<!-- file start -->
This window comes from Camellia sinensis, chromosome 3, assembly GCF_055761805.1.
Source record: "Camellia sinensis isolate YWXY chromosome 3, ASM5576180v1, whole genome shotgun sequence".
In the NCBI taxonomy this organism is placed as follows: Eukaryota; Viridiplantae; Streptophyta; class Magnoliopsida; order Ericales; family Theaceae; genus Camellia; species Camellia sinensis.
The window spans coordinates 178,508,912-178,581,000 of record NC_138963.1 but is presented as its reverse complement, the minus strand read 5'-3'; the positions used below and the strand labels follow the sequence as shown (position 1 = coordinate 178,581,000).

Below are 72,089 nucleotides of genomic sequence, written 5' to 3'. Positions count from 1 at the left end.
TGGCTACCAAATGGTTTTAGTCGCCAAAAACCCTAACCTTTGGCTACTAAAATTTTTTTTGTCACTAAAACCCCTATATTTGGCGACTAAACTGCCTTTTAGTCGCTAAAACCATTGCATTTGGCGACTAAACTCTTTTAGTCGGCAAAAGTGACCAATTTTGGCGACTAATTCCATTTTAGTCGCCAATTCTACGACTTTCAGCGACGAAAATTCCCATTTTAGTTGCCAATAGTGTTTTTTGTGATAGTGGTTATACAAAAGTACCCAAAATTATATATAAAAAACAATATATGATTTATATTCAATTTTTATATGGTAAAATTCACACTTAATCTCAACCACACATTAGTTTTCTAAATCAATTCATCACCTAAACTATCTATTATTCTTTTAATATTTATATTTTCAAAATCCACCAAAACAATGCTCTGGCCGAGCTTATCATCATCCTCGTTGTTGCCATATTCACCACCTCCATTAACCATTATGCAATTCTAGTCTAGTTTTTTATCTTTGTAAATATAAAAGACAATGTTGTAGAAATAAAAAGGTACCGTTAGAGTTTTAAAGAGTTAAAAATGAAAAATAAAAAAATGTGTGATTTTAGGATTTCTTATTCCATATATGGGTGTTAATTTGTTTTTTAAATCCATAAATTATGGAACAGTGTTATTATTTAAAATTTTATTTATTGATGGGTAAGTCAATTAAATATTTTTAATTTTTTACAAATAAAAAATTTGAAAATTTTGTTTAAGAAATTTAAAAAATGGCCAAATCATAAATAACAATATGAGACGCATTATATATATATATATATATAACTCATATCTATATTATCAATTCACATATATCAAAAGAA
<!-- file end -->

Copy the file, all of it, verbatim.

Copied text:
This window comes from Camellia sinensis, chromosome 3, assembly GCF_055761805.1.
Source record: "Camellia sinensis isolate YWXY chromosome 3, ASM5576180v1, whole genome shotgun sequence".
In the NCBI taxonomy this organism is placed as follows: Eukaryota; Viridiplantae; Streptophyta; class Magnoliopsida; order Ericales; family Theaceae; genus Camellia; species Camellia sinensis.
The window spans coordinates 178,508,912-178,581,000 of record NC_138963.1 but is presented as its reverse complement, the minus strand read 5'-3'; the positions used below and the strand labels follow the sequence as shown (position 1 = coordinate 178,581,000).

Below are 72,089 nucleotides of genomic sequence, written 5' to 3'. Positions count from 1 at the left end.
TGGCTACCAAATGGTTTTAGTCGCCAAAAACCCTAACCTTTGGCTACTAAAATTTTTTTTGTCACTAAAACCCCTATATTTGGCGACTAAACTGCCTTTTAGTCGCTAAAACCATTGCATTTGGCGACTAAACTCTTTTAGTCGGCAAAAGTGACCAATTTTGGCGACTAATTCCATTTTAGTCGCCAATTCTACGACTTTCAGCGACGAAAATTCCCATTTTAGTTGCCAATAGTGTTTTTTGTGATAGTGGTTATACAAAAGTACCCAAAATTATATATAAAAAACAATATATGATTTATATTCAATTTTTATATGGTAAAATTCACACTTAATCTCAACCACACATTAGTTTTCTAAATCAATTCATCACCTAAACTATCTATTATTCTTTTAATATTTATATTTTCAAAATCCACCAAAACAATGCTCTGGCCGAGCTTATCATCATCCTCGTTGTTGCCATATTCACCACCTCCATTAACCATTATGCAATTCTAGTCTAGTTTTTTATCTTTGTAAATATAAAAGACAATGTTGTAGAAATAAAAAGGTACCGTTAGAGTTTTAAAGAGTTAAAAATGAAAAATAAAAAAATGTGTGATTTTAGGATTTCTTATTCCATATATGGGTGTTAATTTGTTTTTTAAATCCATAAATTATGGAACAGTGTTATTATTTAAAATTTTATTTATTGATGGGTAAGTCAATTAAATATTTTTAATTTTTTACAAATAAAAAATTTGAAAATTTTGTTTAAGAAATTTAAAAAATGGCCAAATCATAAATAACAATATGAGACGCATTATATATATATATATATATAACTCATATCTATATTATCAATTCACATATATCAAAAGAA